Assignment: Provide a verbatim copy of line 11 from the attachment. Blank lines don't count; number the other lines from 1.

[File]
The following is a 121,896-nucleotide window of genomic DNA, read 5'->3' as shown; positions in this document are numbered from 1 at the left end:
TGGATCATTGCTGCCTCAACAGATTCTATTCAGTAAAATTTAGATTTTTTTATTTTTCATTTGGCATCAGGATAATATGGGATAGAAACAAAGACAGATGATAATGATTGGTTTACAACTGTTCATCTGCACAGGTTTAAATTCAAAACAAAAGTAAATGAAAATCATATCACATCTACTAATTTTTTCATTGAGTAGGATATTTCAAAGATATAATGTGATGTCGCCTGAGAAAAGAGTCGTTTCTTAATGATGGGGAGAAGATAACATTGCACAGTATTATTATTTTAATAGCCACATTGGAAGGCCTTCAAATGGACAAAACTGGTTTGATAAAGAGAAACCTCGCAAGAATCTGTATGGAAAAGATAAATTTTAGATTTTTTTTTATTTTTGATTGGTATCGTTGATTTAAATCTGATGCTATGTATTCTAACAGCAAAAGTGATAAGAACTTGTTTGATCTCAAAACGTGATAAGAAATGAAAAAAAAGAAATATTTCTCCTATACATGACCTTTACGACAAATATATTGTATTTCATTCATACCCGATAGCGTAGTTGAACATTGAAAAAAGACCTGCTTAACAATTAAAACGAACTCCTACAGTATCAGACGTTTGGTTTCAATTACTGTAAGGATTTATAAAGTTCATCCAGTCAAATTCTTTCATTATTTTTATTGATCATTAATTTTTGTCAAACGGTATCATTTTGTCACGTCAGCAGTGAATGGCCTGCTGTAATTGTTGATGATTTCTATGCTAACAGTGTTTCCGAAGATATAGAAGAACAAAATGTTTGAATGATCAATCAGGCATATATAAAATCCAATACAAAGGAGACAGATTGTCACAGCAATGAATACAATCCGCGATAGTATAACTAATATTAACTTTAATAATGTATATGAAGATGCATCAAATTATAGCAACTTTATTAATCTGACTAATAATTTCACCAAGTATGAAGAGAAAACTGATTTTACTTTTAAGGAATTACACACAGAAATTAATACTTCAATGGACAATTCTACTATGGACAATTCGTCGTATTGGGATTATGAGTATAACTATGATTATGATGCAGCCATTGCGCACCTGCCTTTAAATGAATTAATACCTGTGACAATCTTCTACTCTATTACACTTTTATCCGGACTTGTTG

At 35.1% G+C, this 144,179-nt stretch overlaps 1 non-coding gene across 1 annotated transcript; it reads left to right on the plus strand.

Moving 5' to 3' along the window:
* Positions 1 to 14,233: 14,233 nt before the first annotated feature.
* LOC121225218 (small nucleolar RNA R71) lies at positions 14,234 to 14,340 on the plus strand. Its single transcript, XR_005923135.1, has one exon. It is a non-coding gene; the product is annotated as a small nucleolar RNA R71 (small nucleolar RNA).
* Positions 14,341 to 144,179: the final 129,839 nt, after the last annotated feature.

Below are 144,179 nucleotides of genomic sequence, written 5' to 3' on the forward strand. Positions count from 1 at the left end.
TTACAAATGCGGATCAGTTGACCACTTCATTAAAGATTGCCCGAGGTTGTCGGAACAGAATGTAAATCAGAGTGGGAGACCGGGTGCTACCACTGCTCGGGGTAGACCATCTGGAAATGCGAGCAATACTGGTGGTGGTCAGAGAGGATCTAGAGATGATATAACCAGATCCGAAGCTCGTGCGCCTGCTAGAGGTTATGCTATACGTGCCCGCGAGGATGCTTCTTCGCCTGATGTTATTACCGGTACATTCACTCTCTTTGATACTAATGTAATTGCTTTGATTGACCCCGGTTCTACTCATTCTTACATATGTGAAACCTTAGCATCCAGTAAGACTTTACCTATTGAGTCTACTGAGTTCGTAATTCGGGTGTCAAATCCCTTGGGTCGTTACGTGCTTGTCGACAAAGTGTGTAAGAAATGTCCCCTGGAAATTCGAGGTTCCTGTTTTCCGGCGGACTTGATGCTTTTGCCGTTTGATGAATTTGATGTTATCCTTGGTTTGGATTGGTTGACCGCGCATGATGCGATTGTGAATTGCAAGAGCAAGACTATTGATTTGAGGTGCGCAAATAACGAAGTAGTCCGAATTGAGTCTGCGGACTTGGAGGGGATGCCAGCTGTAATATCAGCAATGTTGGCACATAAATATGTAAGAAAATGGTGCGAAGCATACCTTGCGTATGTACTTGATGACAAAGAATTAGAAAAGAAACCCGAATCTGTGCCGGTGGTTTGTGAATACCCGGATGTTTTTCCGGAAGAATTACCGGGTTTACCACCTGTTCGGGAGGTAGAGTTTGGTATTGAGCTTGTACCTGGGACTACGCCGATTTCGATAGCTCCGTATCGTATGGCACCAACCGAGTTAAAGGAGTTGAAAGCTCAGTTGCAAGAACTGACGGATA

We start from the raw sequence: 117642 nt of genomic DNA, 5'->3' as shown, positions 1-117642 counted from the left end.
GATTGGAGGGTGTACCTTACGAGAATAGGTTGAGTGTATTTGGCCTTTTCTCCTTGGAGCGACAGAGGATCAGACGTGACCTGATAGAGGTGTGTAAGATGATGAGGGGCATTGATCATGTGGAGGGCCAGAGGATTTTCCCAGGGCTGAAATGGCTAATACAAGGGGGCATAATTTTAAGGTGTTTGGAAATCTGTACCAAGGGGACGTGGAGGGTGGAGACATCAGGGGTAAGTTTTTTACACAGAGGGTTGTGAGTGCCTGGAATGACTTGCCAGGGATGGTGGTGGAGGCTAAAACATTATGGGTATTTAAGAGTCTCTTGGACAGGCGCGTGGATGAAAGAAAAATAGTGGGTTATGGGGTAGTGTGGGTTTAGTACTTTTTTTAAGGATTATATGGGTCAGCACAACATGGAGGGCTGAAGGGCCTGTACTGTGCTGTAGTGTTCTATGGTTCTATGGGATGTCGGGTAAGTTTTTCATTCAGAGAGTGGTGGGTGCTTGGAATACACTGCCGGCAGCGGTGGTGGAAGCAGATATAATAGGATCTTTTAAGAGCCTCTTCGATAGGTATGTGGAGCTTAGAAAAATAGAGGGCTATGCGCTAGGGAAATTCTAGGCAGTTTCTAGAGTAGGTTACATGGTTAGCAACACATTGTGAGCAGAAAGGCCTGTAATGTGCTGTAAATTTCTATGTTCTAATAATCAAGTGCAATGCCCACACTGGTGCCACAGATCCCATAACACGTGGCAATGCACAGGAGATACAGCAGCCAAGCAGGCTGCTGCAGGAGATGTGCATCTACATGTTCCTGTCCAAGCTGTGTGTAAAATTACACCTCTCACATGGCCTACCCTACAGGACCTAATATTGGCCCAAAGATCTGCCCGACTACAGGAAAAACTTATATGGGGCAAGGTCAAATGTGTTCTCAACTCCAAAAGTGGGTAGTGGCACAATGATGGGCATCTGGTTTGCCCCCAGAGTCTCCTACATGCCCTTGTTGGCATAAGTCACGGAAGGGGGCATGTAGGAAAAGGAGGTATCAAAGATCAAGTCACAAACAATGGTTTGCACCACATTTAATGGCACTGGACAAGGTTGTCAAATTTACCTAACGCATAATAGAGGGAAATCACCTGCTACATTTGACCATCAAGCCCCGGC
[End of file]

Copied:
GATTGGAGGGTGTACCTTACGAGAATAGGTTGAGTGTATTTGGCCTTTTCTCCTTGGAGCGACAGAGGATCAGACGTGACCTGATAGAGGTGTGTAAGATGATGAGGGGCATTGATCATGTGGAGGGCCAGAGGATTTTCCCAGGGCTGAAATGGCTAATACAAGGGGGCATAATTTTAAGGTGTTTGGAAATCTGTACCAAGGGGACGTGGAGGGTGGAGACATCAGGGGTAAGTTTTTTACACAGAGGGTTGTGAGTGCCTGGAATGACTTGCCAGGGATGGTGGTGGAGGCTAAAACATTATGGGTATTTAAGAGTCTCTTGGACAGGCGCGTGGATGAAAGAAAAATAGTGGGTTATGGGGTAGTGTGGGTTTAGTACTTTTTTTAAGGATTATATGGGTCAGCACAACATGGAGGGCTGAAGGGCCTGTACTGTGCTGTAGTGTTCTATGGTTCTATGGGATGTCGGGTAAGTTTTTCATTCAGAGAGTGGTGGGTGCTTGGAATACACTGCCGGCAGCGGTGGTGGAAGCAGATATAATAGGATCTTTTAAGAGCCTCTTCGATAGGTATGTGGAGCTTAGAAAAATAGAGGGCTATGCGCTAGGGAAATTCTAGGCAGTTTCTAGAGTAGGTTACATGGTTAGCAACACATTGTGAGCAGAAAGGCCTGTAATGTGCTGTAAATTTCTATGTTCTAATAATCAAGTGCAATGCCCACACTGGTGCCACAGATCCCATAACACGTGGCAATGCACAGGAGATACAGCAGCCAAGCAGGCTGCTGCAGGAGATGTGCATCTACATGTTCCTGTCCAAGCTGTGTGTAAAATTACACCTCTCACATGGCCTACCCTACAGGACCTAATATTGGCCCAAAGATCTGCCCGACTACAGGAAAAACTTATATGGGGCAAGGTCAAATGTGTTCTCAACTCCAAAAGTGGGTAGTGGCACAATGATGGGCATCTGGTTTGCCCCCAGAGTCTCCTACATGCCCTTGTTGGCATAAGTCACGGAAGGGGGCATGTAGGAAAAGGAGGTATCAAAGATCAAGTCACAAACAATGGTTTGCACCACATTTAATGGCACTGGACAAGGTTGTCAAATTTACCTAACGCATAATAGAGGGAAATCACCTGCTACATTTGACCATCAAGCCCCGGC